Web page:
I’m always fascinated by writers’ voices. I’m always curious to hear them, because that’s the voice they hear in their head as they write (well, it’s similar to it, because as anyone who’s heard a recording of their own voice attest, what we hear and what others hear is quite different).
I’m particularly curious to hear poets, because rhythm and tone are so crucial to poetry. So one imagines that the way a poet reads their work is, ideally, exactly how they imagine the poem should sound. Though of course, what’s in the writer’s head might not be exactly translated by their tongue.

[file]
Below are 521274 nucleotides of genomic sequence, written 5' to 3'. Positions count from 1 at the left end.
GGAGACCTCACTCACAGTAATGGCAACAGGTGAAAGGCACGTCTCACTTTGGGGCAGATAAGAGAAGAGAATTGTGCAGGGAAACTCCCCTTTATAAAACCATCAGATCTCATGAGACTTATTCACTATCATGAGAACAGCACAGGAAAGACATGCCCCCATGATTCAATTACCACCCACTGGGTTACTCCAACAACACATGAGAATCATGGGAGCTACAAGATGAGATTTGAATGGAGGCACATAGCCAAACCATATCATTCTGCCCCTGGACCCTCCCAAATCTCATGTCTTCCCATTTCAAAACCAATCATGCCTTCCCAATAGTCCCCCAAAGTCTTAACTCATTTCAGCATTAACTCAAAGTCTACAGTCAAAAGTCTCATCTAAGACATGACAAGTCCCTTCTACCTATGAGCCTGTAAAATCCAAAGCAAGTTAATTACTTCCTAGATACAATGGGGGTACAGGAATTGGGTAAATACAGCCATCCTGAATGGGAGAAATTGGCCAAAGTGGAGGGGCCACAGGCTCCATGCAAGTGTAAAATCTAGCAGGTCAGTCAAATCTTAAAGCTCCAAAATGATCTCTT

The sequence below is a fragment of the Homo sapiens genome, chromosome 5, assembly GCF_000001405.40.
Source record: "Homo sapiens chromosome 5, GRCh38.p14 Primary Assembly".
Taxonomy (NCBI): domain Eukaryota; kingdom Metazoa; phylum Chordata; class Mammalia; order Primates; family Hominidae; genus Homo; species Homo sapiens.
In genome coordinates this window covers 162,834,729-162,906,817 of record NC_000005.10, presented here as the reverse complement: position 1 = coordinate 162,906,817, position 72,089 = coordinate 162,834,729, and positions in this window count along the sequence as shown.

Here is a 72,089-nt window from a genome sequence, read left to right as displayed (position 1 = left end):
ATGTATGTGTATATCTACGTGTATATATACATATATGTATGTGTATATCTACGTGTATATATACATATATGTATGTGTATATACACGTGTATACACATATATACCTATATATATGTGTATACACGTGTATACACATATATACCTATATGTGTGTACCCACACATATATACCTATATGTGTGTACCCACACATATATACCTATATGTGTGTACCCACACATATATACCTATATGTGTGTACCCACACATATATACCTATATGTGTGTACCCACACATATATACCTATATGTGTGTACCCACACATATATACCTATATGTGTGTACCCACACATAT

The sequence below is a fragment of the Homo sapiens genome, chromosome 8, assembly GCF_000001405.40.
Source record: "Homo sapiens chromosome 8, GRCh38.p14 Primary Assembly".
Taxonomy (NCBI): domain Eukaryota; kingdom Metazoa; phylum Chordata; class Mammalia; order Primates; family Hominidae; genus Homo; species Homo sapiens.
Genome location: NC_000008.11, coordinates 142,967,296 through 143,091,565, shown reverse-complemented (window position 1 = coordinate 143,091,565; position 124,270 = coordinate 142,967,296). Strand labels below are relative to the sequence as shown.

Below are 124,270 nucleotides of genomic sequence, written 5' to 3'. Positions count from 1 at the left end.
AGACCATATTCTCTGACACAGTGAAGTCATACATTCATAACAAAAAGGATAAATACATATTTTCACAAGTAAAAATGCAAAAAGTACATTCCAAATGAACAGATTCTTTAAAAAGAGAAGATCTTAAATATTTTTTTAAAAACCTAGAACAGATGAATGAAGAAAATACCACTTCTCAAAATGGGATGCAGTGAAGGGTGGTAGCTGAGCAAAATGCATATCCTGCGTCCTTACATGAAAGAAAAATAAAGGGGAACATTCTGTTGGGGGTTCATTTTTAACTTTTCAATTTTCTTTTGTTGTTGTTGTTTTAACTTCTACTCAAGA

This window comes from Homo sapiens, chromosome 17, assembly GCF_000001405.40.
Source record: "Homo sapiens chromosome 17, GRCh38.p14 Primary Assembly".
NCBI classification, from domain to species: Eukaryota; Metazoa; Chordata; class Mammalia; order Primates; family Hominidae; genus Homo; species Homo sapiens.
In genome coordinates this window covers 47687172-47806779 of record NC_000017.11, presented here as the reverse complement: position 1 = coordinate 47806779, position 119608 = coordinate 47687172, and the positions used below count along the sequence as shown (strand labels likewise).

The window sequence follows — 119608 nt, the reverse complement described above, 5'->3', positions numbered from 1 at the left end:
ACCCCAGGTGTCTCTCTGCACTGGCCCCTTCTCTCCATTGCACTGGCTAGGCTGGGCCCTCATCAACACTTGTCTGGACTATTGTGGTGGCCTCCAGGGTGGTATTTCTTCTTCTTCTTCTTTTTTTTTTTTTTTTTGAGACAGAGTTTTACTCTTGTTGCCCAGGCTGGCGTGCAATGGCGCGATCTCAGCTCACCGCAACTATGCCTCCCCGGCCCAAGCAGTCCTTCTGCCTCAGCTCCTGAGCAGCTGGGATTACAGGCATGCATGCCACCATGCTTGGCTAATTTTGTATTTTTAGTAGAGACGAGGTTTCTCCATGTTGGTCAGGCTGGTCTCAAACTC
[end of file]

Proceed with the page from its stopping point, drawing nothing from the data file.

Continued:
Here’s W.B Yeats reading “The Lake Isle of Innisfree” in his later years. To be honest, it might be a little spooky to hear this in the middle of the night, but I like the fragility of his voice, which adds a poignancy to the poem’s desire for a simple pastoral peacefulness. Continue reading